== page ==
You know your values, but what about the people you work with?

Values are a very personal, important thing to a lot of us. Ensuring that we both know our values, and are true to them, is incredibly important- particularly for leaders who are aiming to be authentic.However, how do you know that your values are coming through in your actions and are demonstrable to the people you lead? It can be hard to step out of your own actions, thoughts and feelings and instead think about how others perceive you. One of the ways we tackle this in our leadership programs at WLA is to look at the front and the back of our T-Shirt.The premise of the model is that you take the front of your T shirt, and write your values down. They might be things like honestly, equality, trust, calmness, fairness- the list goes on. Then you think about your actions, and HOW you lead. What actions do you take, what response do you give, what is your tone of voice, your body language? And then you ask the question; what would the people I lead, see on the back of my T shirt?As you walk away from these interactions, if the people you lead had the opportunity to guess your values and put them on the back of your T Shirt, what would they write? Would they match the front of your T Shirt? Would some of them match? None of them?Of course, you can never really know. But it is a useful lens to view your past actions through, and also an impactful tool for planning actions, decisions and interactions that come up during the day. Activities like open ended ‘walk and talk’ sessions with people you work with can also help you to find out how your actions are perceived, if you create a space where you are comfortable to ask the question and your colleague or friend is comfortable to give a truthful answer.Being an authentic leader is so important. Authentic, consistent leaders create a culture of trust, honesty and openness, leading to increased team cohesion and better wellbeing for your team members. Taking the time to ensure that your actions match the front of your t-shirt gives you and your team confidence that you lead with integrity.​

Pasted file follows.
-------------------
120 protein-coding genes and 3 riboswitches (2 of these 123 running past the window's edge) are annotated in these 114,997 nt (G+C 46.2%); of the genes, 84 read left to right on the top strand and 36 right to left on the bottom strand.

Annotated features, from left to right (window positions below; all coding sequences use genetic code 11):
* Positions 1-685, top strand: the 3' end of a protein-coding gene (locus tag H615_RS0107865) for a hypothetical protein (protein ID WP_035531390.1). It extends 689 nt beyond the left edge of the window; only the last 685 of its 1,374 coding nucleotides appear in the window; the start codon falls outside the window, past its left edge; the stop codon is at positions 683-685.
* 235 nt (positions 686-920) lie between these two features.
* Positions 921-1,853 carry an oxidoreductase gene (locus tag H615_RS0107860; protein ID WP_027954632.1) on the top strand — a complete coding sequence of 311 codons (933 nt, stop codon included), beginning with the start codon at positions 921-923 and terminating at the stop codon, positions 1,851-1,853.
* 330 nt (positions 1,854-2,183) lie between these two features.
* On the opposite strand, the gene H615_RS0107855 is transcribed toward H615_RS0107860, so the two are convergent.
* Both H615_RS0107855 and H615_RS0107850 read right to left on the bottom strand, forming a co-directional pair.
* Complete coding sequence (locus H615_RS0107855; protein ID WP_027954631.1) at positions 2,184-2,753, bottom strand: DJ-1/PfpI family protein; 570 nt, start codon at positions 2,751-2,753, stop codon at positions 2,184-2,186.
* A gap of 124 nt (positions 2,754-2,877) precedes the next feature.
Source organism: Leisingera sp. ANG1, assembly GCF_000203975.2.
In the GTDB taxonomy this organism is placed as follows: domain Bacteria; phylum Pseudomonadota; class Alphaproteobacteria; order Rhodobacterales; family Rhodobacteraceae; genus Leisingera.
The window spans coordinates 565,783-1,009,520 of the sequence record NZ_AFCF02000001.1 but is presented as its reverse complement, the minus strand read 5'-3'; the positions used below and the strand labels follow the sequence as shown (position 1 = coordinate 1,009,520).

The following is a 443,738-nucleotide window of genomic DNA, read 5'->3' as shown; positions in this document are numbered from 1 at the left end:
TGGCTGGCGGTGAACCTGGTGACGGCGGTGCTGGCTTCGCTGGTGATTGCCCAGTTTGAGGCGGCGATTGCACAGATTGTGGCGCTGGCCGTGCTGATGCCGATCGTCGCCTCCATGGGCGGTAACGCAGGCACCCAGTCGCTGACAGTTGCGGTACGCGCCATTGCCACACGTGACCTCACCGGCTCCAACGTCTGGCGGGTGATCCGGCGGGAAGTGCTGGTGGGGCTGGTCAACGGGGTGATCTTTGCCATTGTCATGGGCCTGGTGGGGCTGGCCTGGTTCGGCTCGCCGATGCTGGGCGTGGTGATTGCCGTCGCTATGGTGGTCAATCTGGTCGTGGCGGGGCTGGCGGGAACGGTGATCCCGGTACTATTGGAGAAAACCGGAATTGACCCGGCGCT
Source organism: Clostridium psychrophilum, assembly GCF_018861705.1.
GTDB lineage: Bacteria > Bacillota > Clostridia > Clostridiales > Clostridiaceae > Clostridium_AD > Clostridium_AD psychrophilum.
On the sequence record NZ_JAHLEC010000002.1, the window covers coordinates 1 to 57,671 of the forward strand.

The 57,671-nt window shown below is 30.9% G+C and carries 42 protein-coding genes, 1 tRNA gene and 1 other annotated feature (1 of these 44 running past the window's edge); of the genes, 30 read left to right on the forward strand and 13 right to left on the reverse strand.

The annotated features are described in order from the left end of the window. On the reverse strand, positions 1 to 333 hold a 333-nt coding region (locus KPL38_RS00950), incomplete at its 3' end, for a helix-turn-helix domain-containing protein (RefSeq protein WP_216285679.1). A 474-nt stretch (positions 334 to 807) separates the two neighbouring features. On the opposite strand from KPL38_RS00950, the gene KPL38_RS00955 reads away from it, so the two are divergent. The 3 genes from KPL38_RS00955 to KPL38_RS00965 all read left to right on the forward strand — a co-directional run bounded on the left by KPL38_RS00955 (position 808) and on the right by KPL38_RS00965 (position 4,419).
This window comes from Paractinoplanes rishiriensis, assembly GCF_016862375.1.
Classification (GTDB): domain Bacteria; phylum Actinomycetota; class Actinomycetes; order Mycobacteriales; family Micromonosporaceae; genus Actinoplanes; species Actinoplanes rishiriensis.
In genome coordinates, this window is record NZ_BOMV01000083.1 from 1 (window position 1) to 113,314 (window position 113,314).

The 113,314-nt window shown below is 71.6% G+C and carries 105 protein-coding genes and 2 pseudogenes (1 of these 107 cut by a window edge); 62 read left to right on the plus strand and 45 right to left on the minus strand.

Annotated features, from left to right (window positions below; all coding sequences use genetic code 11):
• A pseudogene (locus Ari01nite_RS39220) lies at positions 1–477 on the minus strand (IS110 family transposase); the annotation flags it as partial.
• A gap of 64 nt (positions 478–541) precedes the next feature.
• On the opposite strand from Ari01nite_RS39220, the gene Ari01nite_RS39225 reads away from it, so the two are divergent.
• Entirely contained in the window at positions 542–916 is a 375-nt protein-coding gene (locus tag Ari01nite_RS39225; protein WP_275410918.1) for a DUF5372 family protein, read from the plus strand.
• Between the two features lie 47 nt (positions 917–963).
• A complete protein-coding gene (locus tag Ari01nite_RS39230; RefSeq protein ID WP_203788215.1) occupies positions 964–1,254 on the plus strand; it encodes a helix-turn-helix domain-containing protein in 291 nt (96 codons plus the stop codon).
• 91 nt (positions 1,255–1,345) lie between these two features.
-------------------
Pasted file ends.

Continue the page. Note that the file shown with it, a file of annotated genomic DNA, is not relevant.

Advisory Board: It’s not about snapping back to pre-pandemic norms